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  • in reply to: HOW WERE YOU DIAGNOSED? #9358

    Let me add to the post I just made: Twice, I had an IgG Standard Food Sensitivity Assay through Immuno Laboratories. The first time, I reacted to 20 foods. The second time, I reacted to 34 foods. In the end, I found these results to be useless and inaccurate. I understand that Dr. Osborne recommends ELISA/ACT testing through Biotechnologies, and I do understand that all the types of immune reactions are tested (not just IgG). However, because of my previous experiences, I am doubtful of the effectiveness of blood testing. Still, I wonder if I should be tested, in case I have any new food allergens that I am currently unaware of.

    in reply to: HOW WERE YOU DIAGNOSED? #9357

    At first, I was self-diagnosed. After suffering from chronic constipation for four years, I finally realized that I was having trouble digesting white flour (wheat), so I cut it out of my diet. A few years later, I had to cut wheat out entirely in order to stay regular.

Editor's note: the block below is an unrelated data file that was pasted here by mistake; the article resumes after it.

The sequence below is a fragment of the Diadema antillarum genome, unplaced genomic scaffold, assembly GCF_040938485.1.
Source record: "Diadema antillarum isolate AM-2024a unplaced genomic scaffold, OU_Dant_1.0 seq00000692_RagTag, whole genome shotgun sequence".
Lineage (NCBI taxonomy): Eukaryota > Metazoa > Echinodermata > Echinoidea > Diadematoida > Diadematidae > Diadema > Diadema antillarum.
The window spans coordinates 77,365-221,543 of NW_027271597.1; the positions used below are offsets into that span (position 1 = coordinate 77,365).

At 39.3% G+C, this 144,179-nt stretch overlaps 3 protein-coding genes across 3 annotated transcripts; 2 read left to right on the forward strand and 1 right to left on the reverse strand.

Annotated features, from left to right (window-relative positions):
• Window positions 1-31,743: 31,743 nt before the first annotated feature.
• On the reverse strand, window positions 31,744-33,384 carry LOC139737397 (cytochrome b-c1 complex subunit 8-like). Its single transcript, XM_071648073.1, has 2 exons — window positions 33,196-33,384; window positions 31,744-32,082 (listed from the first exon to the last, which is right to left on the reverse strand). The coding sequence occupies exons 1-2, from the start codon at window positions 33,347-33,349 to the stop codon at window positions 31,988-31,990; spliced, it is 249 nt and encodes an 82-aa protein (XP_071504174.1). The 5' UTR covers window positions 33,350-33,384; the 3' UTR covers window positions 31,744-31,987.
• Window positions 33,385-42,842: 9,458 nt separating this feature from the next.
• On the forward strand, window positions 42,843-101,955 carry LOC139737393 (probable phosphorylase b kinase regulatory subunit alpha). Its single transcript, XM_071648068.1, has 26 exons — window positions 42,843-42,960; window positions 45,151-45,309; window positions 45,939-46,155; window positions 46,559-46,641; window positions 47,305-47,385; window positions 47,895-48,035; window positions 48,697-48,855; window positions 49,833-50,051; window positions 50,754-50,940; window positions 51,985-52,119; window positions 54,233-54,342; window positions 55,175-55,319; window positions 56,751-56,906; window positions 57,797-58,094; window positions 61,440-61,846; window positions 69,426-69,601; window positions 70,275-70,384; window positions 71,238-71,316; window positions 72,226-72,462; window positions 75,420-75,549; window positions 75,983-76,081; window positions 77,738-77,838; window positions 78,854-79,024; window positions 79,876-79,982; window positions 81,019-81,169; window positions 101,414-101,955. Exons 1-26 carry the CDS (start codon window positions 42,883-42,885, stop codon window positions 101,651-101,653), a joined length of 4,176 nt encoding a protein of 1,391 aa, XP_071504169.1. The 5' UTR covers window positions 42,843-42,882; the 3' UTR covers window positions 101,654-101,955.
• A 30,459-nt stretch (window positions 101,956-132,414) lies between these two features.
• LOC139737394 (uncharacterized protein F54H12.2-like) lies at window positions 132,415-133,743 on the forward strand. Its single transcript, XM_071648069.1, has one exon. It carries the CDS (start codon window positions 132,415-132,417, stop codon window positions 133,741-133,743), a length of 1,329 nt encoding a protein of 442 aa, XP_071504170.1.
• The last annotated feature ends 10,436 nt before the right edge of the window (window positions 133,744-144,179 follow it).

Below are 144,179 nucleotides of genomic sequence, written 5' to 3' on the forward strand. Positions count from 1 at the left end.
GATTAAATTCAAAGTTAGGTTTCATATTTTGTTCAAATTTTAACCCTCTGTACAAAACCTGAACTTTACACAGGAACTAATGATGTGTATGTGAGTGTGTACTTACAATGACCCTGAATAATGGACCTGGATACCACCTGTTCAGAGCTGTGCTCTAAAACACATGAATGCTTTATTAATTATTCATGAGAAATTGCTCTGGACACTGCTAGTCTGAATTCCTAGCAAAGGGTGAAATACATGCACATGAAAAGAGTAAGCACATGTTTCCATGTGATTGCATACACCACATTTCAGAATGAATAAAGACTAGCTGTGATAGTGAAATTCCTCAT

The most effective diagnostic method for me (to date) has been muscle testing. In 2006, a chiropractor who is a highly skilled kinesiologist did muscle testing on me using a test kit of 288 foods. I reacted to barley, corn, kamut, oat, rye, spelt, and wheat (but interestingly, not to millet or rice). I also reacted to shellfish, soy, yeast, chocolate (no!), cow dairy, and the artifical sweetners Equal and Sweet & Low. When I avoided all of these foods (except evidently for hidden sources), I felt much better, for a time.

     

    In 2005, a stool test for “Gliadin AB, SIgA” was negative. In 2007, I had a blood test for gluten antibodies that was negative. More recently (2010 and 2011), two saliva tests for “Gliadin AB, SIgA” were positive.

     

    Up until this past week when I discovered this site, I didn't know that grains other than wheat, rye, and barley contain gluten. So, I have been getting gluten exposure all along, with health issues getting worse over the past 1 1/2 years.

     

    I am curious about the genetic testing, but I don't know if it's really necessary, given that I already know I'm gluten sensitive and must avoid gluten completely (along with my other food allergens).

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